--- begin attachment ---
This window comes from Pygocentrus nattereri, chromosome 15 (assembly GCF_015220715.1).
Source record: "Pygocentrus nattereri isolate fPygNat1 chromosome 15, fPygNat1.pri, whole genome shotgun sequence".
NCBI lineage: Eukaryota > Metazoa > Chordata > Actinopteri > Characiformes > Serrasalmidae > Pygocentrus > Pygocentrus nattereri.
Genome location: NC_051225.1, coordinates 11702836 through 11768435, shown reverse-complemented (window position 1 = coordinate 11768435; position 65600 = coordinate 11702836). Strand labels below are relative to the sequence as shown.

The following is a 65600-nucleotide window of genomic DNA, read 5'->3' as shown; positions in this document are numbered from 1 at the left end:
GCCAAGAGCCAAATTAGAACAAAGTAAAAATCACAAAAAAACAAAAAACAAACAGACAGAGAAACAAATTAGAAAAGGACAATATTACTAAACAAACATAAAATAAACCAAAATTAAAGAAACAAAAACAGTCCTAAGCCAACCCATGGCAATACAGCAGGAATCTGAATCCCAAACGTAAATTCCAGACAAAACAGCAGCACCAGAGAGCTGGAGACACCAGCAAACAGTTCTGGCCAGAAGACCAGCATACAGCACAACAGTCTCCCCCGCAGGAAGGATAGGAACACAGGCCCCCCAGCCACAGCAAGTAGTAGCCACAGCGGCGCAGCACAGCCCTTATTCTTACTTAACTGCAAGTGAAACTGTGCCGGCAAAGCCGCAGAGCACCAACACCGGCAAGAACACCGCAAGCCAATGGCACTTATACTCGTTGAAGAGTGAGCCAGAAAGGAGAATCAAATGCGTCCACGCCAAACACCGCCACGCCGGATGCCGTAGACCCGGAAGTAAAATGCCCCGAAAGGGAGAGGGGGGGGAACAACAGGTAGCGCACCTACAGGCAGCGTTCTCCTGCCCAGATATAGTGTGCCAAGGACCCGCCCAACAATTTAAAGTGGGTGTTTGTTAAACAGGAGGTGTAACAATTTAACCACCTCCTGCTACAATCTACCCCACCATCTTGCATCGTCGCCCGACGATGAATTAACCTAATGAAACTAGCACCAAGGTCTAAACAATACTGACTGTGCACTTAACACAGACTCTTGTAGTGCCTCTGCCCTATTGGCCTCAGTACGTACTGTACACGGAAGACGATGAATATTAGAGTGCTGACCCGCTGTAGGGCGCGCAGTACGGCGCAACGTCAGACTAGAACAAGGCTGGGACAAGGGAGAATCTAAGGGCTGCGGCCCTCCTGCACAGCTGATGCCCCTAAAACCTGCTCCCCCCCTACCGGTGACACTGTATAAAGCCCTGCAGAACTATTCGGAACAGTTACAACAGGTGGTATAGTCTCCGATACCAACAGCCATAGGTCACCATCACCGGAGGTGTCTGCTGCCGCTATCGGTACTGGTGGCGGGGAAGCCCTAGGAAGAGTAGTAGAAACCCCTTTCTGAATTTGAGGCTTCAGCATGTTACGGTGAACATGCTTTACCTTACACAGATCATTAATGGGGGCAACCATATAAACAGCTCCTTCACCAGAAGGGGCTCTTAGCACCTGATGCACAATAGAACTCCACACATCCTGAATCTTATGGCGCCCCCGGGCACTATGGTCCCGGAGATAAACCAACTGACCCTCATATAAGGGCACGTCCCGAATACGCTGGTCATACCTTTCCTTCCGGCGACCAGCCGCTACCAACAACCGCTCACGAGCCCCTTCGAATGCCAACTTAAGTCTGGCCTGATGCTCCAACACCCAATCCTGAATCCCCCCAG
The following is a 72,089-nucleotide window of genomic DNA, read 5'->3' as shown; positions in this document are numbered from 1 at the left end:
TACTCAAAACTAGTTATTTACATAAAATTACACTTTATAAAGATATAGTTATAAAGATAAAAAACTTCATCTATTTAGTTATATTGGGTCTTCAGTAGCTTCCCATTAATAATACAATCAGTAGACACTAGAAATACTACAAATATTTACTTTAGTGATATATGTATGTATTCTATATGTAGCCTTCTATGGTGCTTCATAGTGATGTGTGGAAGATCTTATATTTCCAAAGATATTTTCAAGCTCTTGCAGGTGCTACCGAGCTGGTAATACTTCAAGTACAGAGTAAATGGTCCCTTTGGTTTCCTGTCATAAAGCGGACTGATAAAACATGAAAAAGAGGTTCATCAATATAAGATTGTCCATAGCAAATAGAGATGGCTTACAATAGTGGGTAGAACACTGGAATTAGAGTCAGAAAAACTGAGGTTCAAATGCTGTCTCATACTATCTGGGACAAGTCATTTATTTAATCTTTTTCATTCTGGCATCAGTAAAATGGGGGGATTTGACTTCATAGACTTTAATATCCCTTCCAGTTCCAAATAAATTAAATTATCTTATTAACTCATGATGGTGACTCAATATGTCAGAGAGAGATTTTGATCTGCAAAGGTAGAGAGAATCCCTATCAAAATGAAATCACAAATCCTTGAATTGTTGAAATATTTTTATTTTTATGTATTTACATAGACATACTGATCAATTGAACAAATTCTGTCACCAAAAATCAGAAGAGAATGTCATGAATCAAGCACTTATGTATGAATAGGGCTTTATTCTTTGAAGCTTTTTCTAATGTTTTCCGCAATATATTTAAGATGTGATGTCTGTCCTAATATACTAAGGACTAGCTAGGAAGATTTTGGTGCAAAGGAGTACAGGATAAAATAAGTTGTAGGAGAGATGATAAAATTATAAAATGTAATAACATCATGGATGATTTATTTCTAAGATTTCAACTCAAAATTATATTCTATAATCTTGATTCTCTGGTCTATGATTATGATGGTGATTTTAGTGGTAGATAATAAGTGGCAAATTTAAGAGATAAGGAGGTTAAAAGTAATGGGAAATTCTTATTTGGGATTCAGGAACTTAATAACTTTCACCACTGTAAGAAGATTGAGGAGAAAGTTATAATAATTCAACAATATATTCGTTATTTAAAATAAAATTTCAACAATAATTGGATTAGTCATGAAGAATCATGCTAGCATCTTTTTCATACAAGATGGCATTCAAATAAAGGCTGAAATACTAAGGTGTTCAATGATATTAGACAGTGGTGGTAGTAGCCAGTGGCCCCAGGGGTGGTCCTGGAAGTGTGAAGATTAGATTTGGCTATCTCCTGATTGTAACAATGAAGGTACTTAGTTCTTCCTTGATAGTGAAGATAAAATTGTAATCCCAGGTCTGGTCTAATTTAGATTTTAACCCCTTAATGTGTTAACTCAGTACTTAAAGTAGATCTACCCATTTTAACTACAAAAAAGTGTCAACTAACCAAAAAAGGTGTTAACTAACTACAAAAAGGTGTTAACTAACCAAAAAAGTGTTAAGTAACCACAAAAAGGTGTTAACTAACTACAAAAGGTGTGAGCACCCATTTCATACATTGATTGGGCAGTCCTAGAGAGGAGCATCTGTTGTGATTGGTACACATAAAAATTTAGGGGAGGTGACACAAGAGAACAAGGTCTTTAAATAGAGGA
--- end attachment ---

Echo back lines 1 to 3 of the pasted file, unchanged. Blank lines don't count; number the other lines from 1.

This window comes from Pygocentrus nattereri, chromosome 15 (assembly GCF_015220715.1).
Source record: "Pygocentrus nattereri isolate fPygNat1 chromosome 15, fPygNat1.pri, whole genome shotgun sequence".
NCBI lineage: Eukaryota > Metazoa > Chordata > Actinopteri > Characiformes > Serrasalmidae > Pygocentrus > Pygocentrus nattereri.